Tathea by Anne Perry

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Synopsis

Exiled from her palace by a bloody coup, an empress travels the dangerous wilds of her kingdom in search of enlightenment—and righteous vengeance
The empress Tathea is awakened by the sounds of insurrection. The army, the aristocracy, and the royal guard have all turned against her husband, and stained the palace with his blood. Were she an ordinary ruler, she might follow him to the grave, but Tathea is a child of the wild lands. She comes from the desert, so to the desert she flees. Across the kingdom she travels, searching for shelter, friendship, and an explanation for the tragedy that destroyed her old life. As she fights to stay alive, she finds a book whose message might tip the scales in the battle between good and evil, changing the world forever. If her life is to have meaning, Tathea will have to spread the word.
 

About Anne Perry

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Anne Perry was born Juliet Hume on October 28, 1938 in Blackheath, London. Sent to Christchurch, New Zealand to recover from a childhood case of severe pneumonia, she became very close friends with another girl, Pauline Parker. When Perry's family abandoned her, she had only Parker to turn to, and when the Parkers planned to move from New Zealand, Parker asked that Perry be allowed to join them. When Parker's mother disagreed, Perry and Parker bludgeoned her to death. Perry eventually served five and a half years in an adult prison for the crime. Once she was freed, she changed her name and moved to America, where she eventually became a writer. Her first Victorian novel, The Cater Street Hangman, was published in 1979. Although the truth of her past came out when the case of Mrs. Parker's murder was made into a movie (Heavenly Creatures), Perry is still a popular author and continues to write. She has written over 50 books and short story collections including the Thomas Pitt series and the William Monk series. Her story, Heroes, won the 2001 Edgar Award for Best Short Story.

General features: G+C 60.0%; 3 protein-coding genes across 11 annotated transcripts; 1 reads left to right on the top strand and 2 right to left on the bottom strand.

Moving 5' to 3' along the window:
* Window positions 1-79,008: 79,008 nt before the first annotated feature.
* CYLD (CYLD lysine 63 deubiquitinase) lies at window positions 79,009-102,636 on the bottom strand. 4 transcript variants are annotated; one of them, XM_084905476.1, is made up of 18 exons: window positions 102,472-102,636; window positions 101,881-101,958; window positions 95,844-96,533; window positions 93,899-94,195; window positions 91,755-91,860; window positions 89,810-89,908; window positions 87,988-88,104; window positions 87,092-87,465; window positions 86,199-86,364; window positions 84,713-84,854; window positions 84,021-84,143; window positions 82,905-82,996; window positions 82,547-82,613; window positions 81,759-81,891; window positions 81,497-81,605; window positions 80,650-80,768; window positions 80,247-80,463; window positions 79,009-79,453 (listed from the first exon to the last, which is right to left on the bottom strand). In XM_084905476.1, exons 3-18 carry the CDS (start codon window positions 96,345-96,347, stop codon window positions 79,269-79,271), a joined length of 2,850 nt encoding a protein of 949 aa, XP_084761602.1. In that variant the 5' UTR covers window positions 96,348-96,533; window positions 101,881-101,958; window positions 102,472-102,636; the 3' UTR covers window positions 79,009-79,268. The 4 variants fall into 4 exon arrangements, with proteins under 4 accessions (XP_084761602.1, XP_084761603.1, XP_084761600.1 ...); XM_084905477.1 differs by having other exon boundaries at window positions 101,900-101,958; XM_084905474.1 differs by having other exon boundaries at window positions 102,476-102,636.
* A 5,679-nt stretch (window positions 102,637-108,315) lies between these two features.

Published March 26, 2013 by Open Road Media. 540 pages
Genres: Mystery, Thriller & Suspense, Literature & Fiction, Science Fiction & Fantasy, History, Religion & Spirituality. Fiction

Unrated Critic Reviews for Tathea

Publishers Weekly

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Less a fantasy than an extended allegory about the dissemination of God's word to mankind, this ambitious, engrossing novel by the author of the acclaimed Thomas and Charlotte Pitt Victorian mysteries

Aug 30 1999 | Read Full Review of Tathea

Publishers Weekly

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When she has tested her mettle sufficiently and not found it wanting, Tathea witnesses a debate between the Man of Holiness and his adversary, Asmodeus, which leads her to a precious Book, whose teachings she undertakes to divine and share with the world against opposition beyond her imagining.

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SF Site

It is a very delicate story, written with great love and respect, as much a treatise to the beliefs at the heart of its author as it is a story that challenges us to contemplate our own beliefs, and whether the measure of time has corrupted them, taking us away from what God intended.

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